Copyright 1978, 1997, 2013 by Allen Weinstein. All rights reserved.

H6057.indb a

2/13/13 2:48:30 PM

[A] superb and detailed book. . . . I do not see how anybody can read
Allen Weinsteins book and continue to believe in Algers innocence. . . .
[Weinsteins] obligation was to history. And he has performed it brilliantly.
Merle Miller, Washington Post Book World
Meticulous and riveting. . . . Weinsteins
reexamination of the case is intriguing.
James R. Silkenat, Business Week
Strong unembellished style . . . Stupendous . . . Irrefutable.
D. Keith Mano, National Review
So detailed and so thorough.
Vermont Royster, Wall Street Journal
Calmly and elegantly reasoned.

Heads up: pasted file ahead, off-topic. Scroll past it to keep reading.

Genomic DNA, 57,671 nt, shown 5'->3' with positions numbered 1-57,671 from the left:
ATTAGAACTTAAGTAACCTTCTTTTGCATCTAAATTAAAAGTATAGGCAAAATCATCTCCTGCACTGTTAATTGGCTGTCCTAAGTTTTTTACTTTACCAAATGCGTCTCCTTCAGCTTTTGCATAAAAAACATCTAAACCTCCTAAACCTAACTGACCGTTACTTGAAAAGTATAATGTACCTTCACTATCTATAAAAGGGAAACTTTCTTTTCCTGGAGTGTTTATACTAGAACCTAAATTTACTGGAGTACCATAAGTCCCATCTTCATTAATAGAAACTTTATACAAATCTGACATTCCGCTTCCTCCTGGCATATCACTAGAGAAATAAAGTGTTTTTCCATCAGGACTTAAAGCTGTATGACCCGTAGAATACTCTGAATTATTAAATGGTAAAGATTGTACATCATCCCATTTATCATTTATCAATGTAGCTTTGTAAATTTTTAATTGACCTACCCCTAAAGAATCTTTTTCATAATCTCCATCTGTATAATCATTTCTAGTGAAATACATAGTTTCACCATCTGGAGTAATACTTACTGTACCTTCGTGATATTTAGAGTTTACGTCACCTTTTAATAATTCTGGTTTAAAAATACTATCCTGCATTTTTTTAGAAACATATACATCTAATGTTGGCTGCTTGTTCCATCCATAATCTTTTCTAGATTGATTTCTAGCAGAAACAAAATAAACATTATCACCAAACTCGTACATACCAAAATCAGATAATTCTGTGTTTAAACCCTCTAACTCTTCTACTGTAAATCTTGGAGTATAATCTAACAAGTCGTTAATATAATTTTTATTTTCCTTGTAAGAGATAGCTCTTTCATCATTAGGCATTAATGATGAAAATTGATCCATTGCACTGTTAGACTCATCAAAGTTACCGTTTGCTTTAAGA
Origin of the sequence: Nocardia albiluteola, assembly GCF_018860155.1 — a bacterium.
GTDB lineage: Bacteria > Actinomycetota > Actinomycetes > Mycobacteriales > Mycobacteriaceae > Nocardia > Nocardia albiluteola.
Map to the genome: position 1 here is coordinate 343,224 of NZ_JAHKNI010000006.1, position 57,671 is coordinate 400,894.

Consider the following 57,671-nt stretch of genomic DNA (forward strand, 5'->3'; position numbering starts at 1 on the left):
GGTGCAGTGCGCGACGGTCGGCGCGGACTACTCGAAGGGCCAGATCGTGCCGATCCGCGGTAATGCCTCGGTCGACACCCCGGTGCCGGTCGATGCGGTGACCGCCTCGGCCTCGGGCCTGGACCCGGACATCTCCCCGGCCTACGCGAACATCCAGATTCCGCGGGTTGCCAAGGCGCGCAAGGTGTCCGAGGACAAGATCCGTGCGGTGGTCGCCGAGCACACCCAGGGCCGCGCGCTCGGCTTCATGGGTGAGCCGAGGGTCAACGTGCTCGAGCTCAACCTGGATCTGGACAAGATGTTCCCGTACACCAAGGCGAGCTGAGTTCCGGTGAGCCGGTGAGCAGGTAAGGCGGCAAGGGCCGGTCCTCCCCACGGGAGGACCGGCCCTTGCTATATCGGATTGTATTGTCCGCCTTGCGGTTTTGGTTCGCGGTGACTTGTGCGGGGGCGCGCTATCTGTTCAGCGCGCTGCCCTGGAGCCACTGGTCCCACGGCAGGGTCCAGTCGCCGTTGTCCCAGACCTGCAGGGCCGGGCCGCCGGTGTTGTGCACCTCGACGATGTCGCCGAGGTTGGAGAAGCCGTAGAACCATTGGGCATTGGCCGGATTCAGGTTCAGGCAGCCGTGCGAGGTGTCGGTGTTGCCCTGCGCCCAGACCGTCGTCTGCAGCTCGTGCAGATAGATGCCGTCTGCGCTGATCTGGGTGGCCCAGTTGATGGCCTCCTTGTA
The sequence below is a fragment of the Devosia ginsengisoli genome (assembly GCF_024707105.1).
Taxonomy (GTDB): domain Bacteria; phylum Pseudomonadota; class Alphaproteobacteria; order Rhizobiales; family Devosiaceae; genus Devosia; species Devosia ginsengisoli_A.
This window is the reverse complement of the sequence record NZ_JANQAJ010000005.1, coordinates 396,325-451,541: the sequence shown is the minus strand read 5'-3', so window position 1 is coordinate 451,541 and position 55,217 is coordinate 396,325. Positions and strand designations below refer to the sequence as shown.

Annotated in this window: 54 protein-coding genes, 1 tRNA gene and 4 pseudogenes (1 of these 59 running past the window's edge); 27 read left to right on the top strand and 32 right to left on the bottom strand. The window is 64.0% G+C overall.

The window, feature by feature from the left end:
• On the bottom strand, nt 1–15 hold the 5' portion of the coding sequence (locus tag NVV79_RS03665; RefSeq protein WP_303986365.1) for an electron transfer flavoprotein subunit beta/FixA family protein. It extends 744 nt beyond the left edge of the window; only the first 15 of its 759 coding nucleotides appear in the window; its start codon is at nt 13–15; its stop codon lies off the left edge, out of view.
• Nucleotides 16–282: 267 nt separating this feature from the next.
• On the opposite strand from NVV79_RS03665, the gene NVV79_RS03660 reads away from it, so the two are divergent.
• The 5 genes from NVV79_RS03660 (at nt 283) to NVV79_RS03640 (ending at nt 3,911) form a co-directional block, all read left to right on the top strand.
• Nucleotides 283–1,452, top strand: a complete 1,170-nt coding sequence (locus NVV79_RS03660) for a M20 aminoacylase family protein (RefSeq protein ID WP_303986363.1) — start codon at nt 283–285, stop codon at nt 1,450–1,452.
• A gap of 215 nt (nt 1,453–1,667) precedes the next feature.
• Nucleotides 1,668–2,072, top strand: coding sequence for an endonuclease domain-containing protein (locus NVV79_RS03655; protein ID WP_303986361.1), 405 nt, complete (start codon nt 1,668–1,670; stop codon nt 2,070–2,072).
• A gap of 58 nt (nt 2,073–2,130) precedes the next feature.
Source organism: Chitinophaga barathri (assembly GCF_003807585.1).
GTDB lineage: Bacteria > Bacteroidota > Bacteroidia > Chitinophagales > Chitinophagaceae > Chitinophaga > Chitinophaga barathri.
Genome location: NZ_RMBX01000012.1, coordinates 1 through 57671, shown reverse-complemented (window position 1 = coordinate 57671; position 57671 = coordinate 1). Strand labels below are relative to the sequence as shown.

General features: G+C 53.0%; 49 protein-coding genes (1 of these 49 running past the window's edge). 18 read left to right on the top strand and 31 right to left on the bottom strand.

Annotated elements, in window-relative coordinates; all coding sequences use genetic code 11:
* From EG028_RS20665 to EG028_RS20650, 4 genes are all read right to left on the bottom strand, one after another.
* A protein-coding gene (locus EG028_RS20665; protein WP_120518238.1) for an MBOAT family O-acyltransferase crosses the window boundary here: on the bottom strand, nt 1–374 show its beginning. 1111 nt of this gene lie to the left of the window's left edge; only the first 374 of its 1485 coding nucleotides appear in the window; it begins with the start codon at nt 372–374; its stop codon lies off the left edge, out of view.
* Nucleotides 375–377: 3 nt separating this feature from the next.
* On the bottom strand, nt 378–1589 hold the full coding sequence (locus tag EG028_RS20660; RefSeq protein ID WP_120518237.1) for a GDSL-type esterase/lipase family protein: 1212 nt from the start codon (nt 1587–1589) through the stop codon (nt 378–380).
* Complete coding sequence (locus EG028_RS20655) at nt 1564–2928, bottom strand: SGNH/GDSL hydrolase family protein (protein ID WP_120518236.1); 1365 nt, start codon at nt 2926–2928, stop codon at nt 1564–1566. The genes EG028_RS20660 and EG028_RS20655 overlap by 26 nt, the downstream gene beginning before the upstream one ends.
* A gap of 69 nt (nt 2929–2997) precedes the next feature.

Michael Ledeen, Commentary
An extraordinary job of disentangling the knotted strings of the case. . . .
Weinstein has sorted it out. . . . [Perjury] should be required reading.
Donald Morris, Houston Post
If Hiss is to be exonerated, Weinsteins almost
monumental book will have to be refuted first.
Congressman Robert F. Drinan, America
Weinsteins research and presentation are superb
Alyn Brodsky, Miami Herald
Allen Weinstein has closed the unclosable case. The new evidence is startling.
The old evidence is transformed by rigorous scholarship and deep compassion.
Charles McCarry
Authoritative . . . An objective and compendious treatise. . . .
[Weinstein] has made a powerful contribution to the
process of dispassionate historical analysis.
Milton S. Gould, New York Law Journal
An engrossing and revealing book about one of the most controversial court
cases of modern times . . . the validity of Professor Weinsteins conclusions are
endorsed from both the political right and the political left . . . fascinating.
Roscoe Drummond, Christian Science Monitor

Copyright 1978, 1997, 2013 by Allen Weinstein. All rights reserved.

H6057.indb b

2/13/13 2:48:31 PM